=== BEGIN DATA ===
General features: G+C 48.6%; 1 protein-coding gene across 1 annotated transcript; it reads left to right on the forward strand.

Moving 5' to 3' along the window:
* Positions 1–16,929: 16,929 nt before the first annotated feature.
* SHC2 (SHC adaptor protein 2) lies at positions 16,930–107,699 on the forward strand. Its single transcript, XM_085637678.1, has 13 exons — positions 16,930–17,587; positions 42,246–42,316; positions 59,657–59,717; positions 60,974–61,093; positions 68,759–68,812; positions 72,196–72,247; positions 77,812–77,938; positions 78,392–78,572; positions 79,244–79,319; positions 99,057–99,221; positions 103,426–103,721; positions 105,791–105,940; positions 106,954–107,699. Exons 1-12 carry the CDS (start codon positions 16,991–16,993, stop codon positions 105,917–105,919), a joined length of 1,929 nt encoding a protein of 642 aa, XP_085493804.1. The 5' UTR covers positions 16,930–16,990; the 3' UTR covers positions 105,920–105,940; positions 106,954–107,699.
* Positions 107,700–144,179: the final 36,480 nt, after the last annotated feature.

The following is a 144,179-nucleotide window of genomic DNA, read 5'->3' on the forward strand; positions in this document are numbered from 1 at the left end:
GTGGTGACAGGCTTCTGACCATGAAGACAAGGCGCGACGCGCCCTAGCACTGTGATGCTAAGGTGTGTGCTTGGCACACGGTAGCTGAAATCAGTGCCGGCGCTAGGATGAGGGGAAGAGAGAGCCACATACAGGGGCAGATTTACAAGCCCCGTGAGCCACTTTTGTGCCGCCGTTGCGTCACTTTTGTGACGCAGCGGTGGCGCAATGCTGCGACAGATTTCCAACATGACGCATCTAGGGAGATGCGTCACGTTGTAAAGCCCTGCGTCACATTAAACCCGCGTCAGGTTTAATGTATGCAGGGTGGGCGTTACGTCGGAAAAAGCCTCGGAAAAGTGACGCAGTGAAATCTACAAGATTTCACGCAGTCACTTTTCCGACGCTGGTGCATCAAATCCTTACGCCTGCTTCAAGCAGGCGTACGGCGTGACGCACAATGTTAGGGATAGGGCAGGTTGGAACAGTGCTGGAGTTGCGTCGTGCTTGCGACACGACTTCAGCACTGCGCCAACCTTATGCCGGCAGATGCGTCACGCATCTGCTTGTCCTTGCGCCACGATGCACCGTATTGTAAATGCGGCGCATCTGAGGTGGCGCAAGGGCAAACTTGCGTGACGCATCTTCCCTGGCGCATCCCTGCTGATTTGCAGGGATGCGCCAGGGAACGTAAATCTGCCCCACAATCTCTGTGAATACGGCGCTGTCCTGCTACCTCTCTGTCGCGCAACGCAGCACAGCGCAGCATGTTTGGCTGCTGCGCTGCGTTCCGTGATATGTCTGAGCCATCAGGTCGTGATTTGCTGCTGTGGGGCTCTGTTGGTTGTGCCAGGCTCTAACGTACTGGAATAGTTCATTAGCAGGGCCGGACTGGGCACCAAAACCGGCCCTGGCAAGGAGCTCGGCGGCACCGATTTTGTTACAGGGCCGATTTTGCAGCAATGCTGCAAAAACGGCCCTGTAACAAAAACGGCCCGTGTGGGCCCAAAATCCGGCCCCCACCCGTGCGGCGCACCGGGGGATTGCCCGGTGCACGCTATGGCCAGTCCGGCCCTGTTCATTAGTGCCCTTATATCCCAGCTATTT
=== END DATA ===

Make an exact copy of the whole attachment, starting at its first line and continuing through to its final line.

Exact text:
General features: G+C 48.6%; 1 protein-coding gene across 1 annotated transcript; it reads left to right on the forward strand.

Moving 5' to 3' along the window:
* Positions 1–16,929: 16,929 nt before the first annotated feature.
* SHC2 (SHC adaptor protein 2) lies at positions 16,930–107,699 on the forward strand. Its single transcript, XM_085637678.1, has 13 exons — positions 16,930–17,587; positions 42,246–42,316; positions 59,657–59,717; positions 60,974–61,093; positions 68,759–68,812; positions 72,196–72,247; positions 77,812–77,938; positions 78,392–78,572; positions 79,244–79,319; positions 99,057–99,221; positions 103,426–103,721; positions 105,791–105,940; positions 106,954–107,699. Exons 1-12 carry the CDS (start codon positions 16,991–16,993, stop codon positions 105,917–105,919), a joined length of 1,929 nt encoding a protein of 642 aa, XP_085493804.1. The 5' UTR covers positions 16,930–16,990; the 3' UTR covers positions 105,920–105,940; positions 106,954–107,699.
* Positions 107,700–144,179: the final 36,480 nt, after the last annotated feature.

The following is a 144,179-nucleotide window of genomic DNA, read 5'->3' on the forward strand; positions in this document are numbered from 1 at the left end:
GTGGTGACAGGCTTCTGACCATGAAGACAAGGCGCGACGCGCCCTAGCACTGTGATGCTAAGGTGTGTGCTTGGCACACGGTAGCTGAAATCAGTGCCGGCGCTAGGATGAGGGGAAGAGAGAGCCACATACAGGGGCAGATTTACAAGCCCCGTGAGCCACTTTTGTGCCGCCGTTGCGTCACTTTTGTGACGCAGCGGTGGCGCAATGCTGCGACAGATTTCCAACATGACGCATCTAGGGAGATGCGTCACGTTGTAAAGCCCTGCGTCACATTAAACCCGCGTCAGGTTTAATGTATGCAGGGTGGGCGTTACGTCGGAAAAAGCCTCGGAAAAGTGACGCAGTGAAATCTACAAGATTTCACGCAGTCACTTTTCCGACGCTGGTGCATCAAATCCTTACGCCTGCTTCAAGCAGGCGTACGGCGTGACGCACAATGTTAGGGATAGGGCAGGTTGGAACAGTGCTGGAGTTGCGTCGTGCTTGCGACACGACTTCAGCACTGCGCCAACCTTATGCCGGCAGATGCGTCACGCATCTGCTTGTCCTTGCGCCACGATGCACCGTATTGTAAATGCGGCGCATCTGAGGTGGCGCAAGGGCAAACTTGCGTGACGCATCTTCCCTGGCGCATCCCTGCTGATTTGCAGGGATGCGCCAGGGAACGTAAATCTGCCCCACAATCTCTGTGAATACGGCGCTGTCCTGCTACCTCTCTGTCGCGCAACGCAGCACAGCGCAGCATGTTTGGCTGCTGCGCTGCGTTCCGTGATATGTCTGAGCCATCAGGTCGTGATTTGCTGCTGTGGGGCTCTGTTGGTTGTGCCAGGCTCTAACGTACTGGAATAGTTCATTAGCAGGGCCGGACTGGGCACCAAAACCGGCCCTGGCAAGGAGCTCGGCGGCACCGATTTTGTTACAGGGCCGATTTTGCAGCAATGCTGCAAAAACGGCCCTGTAACAAAAACGGCCCGTGTGGGCCCAAAATCCGGCCCCCACCCGTGCGGCGCACCGGGGGATTGCCCGGTGCACGCTATGGCCAGTCCGGCCCTGTTCATTAGTGCCCTTATATCCCAGCTATTT